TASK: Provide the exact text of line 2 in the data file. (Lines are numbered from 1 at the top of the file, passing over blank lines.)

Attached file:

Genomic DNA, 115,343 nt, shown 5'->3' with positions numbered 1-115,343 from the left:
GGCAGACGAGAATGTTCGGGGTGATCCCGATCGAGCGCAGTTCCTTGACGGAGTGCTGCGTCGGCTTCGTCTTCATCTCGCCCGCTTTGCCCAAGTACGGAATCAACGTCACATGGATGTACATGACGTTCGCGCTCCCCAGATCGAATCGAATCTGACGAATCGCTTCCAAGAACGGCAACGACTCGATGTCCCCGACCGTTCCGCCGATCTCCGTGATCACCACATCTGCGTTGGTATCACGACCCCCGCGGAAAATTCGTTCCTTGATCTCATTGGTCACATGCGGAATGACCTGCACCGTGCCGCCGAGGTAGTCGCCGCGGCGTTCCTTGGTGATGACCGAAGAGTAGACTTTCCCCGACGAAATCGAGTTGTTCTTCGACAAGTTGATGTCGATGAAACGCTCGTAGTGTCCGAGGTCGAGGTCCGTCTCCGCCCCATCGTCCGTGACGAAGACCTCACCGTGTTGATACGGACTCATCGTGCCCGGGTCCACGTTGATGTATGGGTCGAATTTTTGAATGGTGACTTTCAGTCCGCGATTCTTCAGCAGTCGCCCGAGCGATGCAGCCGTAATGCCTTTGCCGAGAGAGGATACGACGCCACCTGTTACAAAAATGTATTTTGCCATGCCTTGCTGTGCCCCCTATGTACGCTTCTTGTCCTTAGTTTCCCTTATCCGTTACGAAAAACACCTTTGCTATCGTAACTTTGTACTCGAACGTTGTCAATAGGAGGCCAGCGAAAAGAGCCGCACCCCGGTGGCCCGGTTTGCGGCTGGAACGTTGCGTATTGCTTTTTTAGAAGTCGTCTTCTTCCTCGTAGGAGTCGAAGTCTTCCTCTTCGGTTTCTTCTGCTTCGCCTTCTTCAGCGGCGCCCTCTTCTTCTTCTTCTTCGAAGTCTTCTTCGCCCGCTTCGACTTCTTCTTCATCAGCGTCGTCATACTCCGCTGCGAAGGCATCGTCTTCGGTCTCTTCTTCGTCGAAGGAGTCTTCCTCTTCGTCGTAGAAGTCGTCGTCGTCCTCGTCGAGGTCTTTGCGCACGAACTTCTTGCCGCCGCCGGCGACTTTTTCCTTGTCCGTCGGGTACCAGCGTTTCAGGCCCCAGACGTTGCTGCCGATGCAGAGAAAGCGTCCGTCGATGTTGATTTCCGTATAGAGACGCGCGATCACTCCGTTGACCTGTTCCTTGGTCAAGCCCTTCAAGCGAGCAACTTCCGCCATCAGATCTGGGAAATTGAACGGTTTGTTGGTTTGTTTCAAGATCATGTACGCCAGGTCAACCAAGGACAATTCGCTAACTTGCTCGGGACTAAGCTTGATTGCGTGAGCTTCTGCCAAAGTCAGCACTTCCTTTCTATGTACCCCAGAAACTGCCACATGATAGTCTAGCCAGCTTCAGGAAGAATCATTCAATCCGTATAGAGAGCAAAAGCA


GGCAGACGAGAATGTTCGGGGTGATCCCGATCGAGCGCAGTTCCTTGACGGAGTGCTGCGTCGGCTTCGTCTTCATCTCGCCCGCTTTGCCCAAGTACGGAATCAACGTCACATGGATGTACATGACGTTCGCGCTCCCCAGATCGAATCGAATCTGACGAATCGCTTCCAAGAACGGCAACGACTCGATGTCCCCGACCGTTCCGCCGATCTCCGTGATCACCACATCTGCGTTGGTATCACGACCCCCGCGGAAAATTCGTTCCTTGATCTCATTGGTCACATGCGGAATGACCTGCACCGTGCCGCCGAGGTAGTCGCCGCGGCGTTCCTTGGTGATGACCGAAGAGTAGACTTTCCCCGACGAAATCGAGTTGTTCTTCGACAAGTTGATGTCGATGAAACGCTCGTAGTGTCCGAGGTCGAGGTCCGTCTCCGCCCCATCGTCCGTGACGAAGACCTCACCGTGTTGATACGGACTCATCGTGCCCGGGTCCACGTTGATGTATGGGTCGAATTTTTGAATGGTGACTTTCAGTCCGCGATTCTTCAGCAGTCGCCCGAGCGATGCAGCCGTAATGCCTTTGCCGAGAGAGGATACGACGCCACCTGTTACAAAAATGTATTTTGCCATGCCTTGCTGTGCCCCCTATGTACGCTTCTTGTCCTTAGTTTCCCTTATCCGTTACGAAAAACACCTTTGCTATCGTAACTTTGTACTCGAACGTTGTCAATAGGAGGCCAGCGAAAAGAGCCGCACCCCGGTGGCCCGGTTTGCGGCTGGAACGTTGCGTATTGCTTTTTTAGAAGTCGTCTTCTTCCTCGTAGGAGTCGAAGTCTTCCTCTTCGGTTTCTTCTGCTTCGCCTTCTTCAGCGGCGCCCTCTTCTTCTTCTTCTTCGAAGTCTTCTTCGCCCGCTTCGACTTCTTCTTCATCAGCGTCGTCATACTCCGCTGCGAAGGCATCGTCTTCGGTCTCTTCTTCGTCGAAGGAGTCTTCCTCTTCGTCGTAGAAGTCGTCGTCGTCCTCGTCGAGGTCTTTGCGCACGAACTTCTTGCCGCCGCCGGCGACTTTTTCCTTGTCCGTCGGGTACCAGCGTTTCAGGCCCCAGACGTTGCTGCCGATGCAGAGAAAGCGTCCGTCGATGTTGATTTCCGTATAGAGACGCGCGATCACTCCGTTGACCTGTTCCTTGGTCAAGCCCTTCAAGCGAGCAACTTCCGCCATCAGATCTGGGAAATTGAACGGTTTGTTGGTTTGTTTCAAGATCATGTACGCCAGGTCAACCAAGGACAATTCGCTAACTTGCTCGGGACTAAGCTTGATTGCGTGAGCTTCTGCCAAAGTCAGCACTTCCTTTCTATGTACCCCAGAAACTGCCACATGATAGTCTAGCCAGCTTCAGGAAGAATCATTCAATCCGTATAGAGAGCAAAAGCA